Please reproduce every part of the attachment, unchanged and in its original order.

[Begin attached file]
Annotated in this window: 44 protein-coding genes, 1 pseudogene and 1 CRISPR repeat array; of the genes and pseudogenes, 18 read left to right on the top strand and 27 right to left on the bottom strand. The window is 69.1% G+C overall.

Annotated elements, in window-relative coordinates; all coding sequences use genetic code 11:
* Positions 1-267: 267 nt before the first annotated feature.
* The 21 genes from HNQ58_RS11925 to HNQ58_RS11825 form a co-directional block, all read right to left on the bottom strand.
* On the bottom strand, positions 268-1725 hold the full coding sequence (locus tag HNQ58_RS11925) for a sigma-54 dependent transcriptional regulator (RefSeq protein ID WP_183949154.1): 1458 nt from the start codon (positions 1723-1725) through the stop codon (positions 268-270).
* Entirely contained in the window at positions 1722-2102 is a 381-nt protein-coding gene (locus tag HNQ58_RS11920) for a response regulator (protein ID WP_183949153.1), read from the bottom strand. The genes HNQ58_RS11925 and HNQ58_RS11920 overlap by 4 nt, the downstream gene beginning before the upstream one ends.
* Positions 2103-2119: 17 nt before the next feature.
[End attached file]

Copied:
Annotated in this window: 44 protein-coding genes, 1 pseudogene and 1 CRISPR repeat array; of the genes and pseudogenes, 18 read left to right on the top strand and 27 right to left on the bottom strand. The window is 69.1% G+C overall.

Annotated elements, in window-relative coordinates; all coding sequences use genetic code 11:
* Positions 1-267: 267 nt before the first annotated feature.
* The 21 genes from HNQ58_RS11925 to HNQ58_RS11825 form a co-directional block, all read right to left on the bottom strand.
* On the bottom strand, positions 268-1725 hold the full coding sequence (locus tag HNQ58_RS11925) for a sigma-54 dependent transcriptional regulator (RefSeq protein ID WP_183949154.1): 1458 nt from the start codon (positions 1723-1725) through the stop codon (positions 268-270).
* Entirely contained in the window at positions 1722-2102 is a 381-nt protein-coding gene (locus tag HNQ58_RS11920) for a response regulator (protein ID WP_183949153.1), read from the bottom strand. The genes HNQ58_RS11925 and HNQ58_RS11920 overlap by 4 nt, the downstream gene beginning before the upstream one ends.
* Positions 2103-2119: 17 nt before the next feature.